When you’re a parent of young children, one of the things that you might assume about them is that they move all the time. “How do they have so much energy?” is a more frequent question than, “I wonder if my child needs to move more?” However, did you ever stop to think that your child’s motor development might be closely connected to their cognitive development?
We all want our kids to be quick learners, and yet at the same time, we want them to sit still and be quiet. Could this method actually be achieving the opposite of what we want?
The New York Times thinks so. In an article last year entitled, “Why Kids Shouldn’t Sit Still in Class,” it argued that kids–and even adults–aren’t wired to sit still all day long. Movement, and lots of it, is tied to better performance in school and increased focus and attention.
However, sitting still is exactly what most people in modern society are doing more of. Even the youngest kids are moving less. One of the culprits for this is too much screen time, and another is a family lifestyle that is so hectic, there simply isn’t time in the day to schedule the recommended 60 minutes of exercise.
While it might seem like your preschool child is moving ALL. THE. TIME, think about how much different our modern lives are from the ones that our ancestors lived just a hundred years ago. Today’s typical child roams around on perfectly flat floors rather than navigating the slight bumps and variations of grassy ground. This is a subtle change, but it gave our ancestors a slight uptick in their brain’s development of motor skills. Today, children often can’t just “go outside.” A century ago, the whole family was going in and out of doors, especially in rural communities and small towns.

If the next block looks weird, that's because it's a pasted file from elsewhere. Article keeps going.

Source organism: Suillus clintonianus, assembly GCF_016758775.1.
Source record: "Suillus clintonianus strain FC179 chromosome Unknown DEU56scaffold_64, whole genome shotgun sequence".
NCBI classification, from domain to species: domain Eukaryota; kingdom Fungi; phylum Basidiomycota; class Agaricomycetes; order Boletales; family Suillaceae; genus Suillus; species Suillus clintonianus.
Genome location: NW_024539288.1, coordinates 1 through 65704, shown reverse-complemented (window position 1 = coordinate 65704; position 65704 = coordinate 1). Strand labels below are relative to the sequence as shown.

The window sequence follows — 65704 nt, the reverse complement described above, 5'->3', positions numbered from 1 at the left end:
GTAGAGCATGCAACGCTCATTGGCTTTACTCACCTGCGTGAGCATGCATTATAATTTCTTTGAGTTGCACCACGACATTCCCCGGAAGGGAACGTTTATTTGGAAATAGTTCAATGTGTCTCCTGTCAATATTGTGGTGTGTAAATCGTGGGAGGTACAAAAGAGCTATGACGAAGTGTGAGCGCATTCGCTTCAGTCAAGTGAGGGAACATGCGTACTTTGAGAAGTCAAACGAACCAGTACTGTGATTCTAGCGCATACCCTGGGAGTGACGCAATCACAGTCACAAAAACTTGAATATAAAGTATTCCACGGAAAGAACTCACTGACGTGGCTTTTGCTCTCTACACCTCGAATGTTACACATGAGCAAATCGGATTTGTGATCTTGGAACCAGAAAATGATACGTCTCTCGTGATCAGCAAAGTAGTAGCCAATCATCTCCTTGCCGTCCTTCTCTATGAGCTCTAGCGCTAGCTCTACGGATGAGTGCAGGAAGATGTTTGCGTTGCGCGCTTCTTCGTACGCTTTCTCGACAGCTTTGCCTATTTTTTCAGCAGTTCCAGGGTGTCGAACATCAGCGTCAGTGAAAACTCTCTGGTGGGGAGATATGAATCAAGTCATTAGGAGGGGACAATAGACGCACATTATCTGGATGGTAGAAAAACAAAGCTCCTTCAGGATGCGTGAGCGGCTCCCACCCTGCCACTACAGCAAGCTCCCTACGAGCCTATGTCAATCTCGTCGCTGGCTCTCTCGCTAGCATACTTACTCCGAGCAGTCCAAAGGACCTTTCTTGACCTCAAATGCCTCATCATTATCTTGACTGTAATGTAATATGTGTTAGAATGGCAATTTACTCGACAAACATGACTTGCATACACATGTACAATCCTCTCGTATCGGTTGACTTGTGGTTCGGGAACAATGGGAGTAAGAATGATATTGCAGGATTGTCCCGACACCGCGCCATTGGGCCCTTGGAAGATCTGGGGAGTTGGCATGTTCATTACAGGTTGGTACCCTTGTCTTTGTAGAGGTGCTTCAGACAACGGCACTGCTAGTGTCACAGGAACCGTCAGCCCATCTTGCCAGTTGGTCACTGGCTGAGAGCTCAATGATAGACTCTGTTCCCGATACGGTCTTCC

Moving your body is part of being human, and while it’s healthy for people of all ages, it is crucial for toddlers, preschoolers, and kindergartners whose brains are in crucial stages of development. Studies are still exploring the connection between learning and movement, but it’s safe to say that the more vigorous physical activity your child gets, the better off they will be.
Skills like tossing and catching a ball, balancing while walking backwards, and performing physical activities that connect both hemispheres of the brain are incredibly valuable for children’s development.
Does getting exercise just seem like one more chore in an endless day of tasks? If you’re concerned about your child’s physical activity, make sure that they’re in a day care where they’re going to get a lot of opportunities to move, dance, play, and go outside.
Here at Rainbow Chimes, we don’t just talk about exercise and active learning; we’ve integrated it into our curriculum. Our classrooms aren’t places where kids have to “sit still and be quiet.” We’ve designed an environment that mingles learning with movement so that kids will absorb material quicker and remember it longer. Your kids will also love our magical outdoor play areas that foster active, creative play.
Enroll in Rainbow Chimes Today
We look forward to serving your child with a delightful combination of nurture, education, and fitness that’s appropriate for their age. Start the enrollment process today.